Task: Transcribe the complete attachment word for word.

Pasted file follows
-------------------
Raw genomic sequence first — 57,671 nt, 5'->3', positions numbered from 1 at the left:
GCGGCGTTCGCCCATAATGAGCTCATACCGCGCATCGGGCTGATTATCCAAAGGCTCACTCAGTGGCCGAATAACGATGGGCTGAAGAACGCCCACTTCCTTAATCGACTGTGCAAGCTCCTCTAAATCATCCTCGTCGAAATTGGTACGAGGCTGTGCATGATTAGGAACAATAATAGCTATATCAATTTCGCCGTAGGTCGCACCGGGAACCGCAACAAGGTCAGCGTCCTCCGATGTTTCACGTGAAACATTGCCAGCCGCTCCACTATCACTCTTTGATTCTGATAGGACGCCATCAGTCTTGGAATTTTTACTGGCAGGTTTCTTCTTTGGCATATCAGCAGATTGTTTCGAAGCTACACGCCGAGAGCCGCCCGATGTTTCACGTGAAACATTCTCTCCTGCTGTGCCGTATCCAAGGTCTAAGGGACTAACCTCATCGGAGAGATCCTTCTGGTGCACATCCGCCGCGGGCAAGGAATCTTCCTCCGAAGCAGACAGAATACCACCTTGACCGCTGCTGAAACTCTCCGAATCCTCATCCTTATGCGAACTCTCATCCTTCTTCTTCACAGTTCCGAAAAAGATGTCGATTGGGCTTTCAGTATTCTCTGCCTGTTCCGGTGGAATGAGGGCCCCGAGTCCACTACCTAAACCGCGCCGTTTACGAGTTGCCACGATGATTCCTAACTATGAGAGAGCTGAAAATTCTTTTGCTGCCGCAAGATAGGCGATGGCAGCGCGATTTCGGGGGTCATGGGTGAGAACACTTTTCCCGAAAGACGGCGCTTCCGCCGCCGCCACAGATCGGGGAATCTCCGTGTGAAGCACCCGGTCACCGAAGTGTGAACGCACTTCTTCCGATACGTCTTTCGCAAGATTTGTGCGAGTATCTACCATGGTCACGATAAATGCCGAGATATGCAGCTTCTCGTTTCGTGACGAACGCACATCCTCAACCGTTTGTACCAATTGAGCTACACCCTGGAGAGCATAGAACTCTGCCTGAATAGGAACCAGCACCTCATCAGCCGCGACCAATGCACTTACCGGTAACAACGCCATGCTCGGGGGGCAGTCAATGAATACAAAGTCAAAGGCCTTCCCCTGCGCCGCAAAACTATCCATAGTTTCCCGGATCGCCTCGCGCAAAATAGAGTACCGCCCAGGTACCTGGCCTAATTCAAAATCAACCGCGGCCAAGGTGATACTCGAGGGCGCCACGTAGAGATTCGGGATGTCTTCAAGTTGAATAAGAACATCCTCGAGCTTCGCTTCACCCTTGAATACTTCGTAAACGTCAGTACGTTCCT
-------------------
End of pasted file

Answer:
Raw genomic sequence first — 57,671 nt, 5'->3', positions numbered from 1 at the left:
GCGGCGTTCGCCCATAATGAGCTCATACCGCGCATCGGGCTGATTATCCAAAGGCTCACTCAGTGGCCGAATAACGATGGGCTGAAGAACGCCCACTTCCTTAATCGACTGTGCAAGCTCCTCTAAATCATCCTCGTCGAAATTGGTACGAGGCTGTGCATGATTAGGAACAATAATAGCTATATCAATTTCGCCGTAGGTCGCACCGGGAACCGCAACAAGGTCAGCGTCCTCCGATGTTTCACGTGAAACATTGCCAGCCGCTCCACTATCACTCTTTGATTCTGATAGGACGCCATCAGTCTTGGAATTTTTACTGGCAGGTTTCTTCTTTGGCATATCAGCAGATTGTTTCGAAGCTACACGCCGAGAGCCGCCCGATGTTTCACGTGAAACATTCTCTCCTGCTGTGCCGTATCCAAGGTCTAAGGGACTAACCTCATCGGAGAGATCCTTCTGGTGCACATCCGCCGCGGGCAAGGAATCTTCCTCCGAAGCAGACAGAATACCACCTTGACCGCTGCTGAAACTCTCCGAATCCTCATCCTTATGCGAACTCTCATCCTTCTTCTTCACAGTTCCGAAAAAGATGTCGATTGGGCTTTCAGTATTCTCTGCCTGTTCCGGTGGAATGAGGGCCCCGAGTCCACTACCTAAACCGCGCCGTTTACGAGTTGCCACGATGATTCCTAACTATGAGAGAGCTGAAAATTCTTTTGCTGCCGCAAGATAGGCGATGGCAGCGCGATTTCGGGGGTCATGGGTGAGAACACTTTTCCCGAAAGACGGCGCTTCCGCCGCCGCCACAGATCGGGGAATCTCCGTGTGAAGCACCCGGTCACCGAAGTGTGAACGCACTTCTTCCGATACGTCTTTCGCAAGATTTGTGCGAGTATCTACCATGGTCACGATAAATGCCGAGATATGCAGCTTCTCGTTTCGTGACGAACGCACATCCTCAACCGTTTGTACCAATTGAGCTACACCCTGGAGAGCATAGAACTCTGCCTGAATAGGAACCAGCACCTCATCAGCCGCGACCAATGCACTTACCGGTAACAACGCCATGCTCGGGGGGCAGTCAATGAATACAAAGTCAAAGGCCTTCCCCTGCGCCGCAAAACTATCCATAGTTTCCCGGATCGCCTCGCGCAAAATAGAGTACCGCCCAGGTACCTGGCCTAATTCAAAATCAACCGCGGCCAAGGTGATACTCGAGGGCGCCACGTAGAGATTCGGGATGTCTTCAAGTTGAATAAGAACATCCTCGAGCTTCGCTTCACCCTTGAATACTTCGTAAACGTCAGTACGTTCCT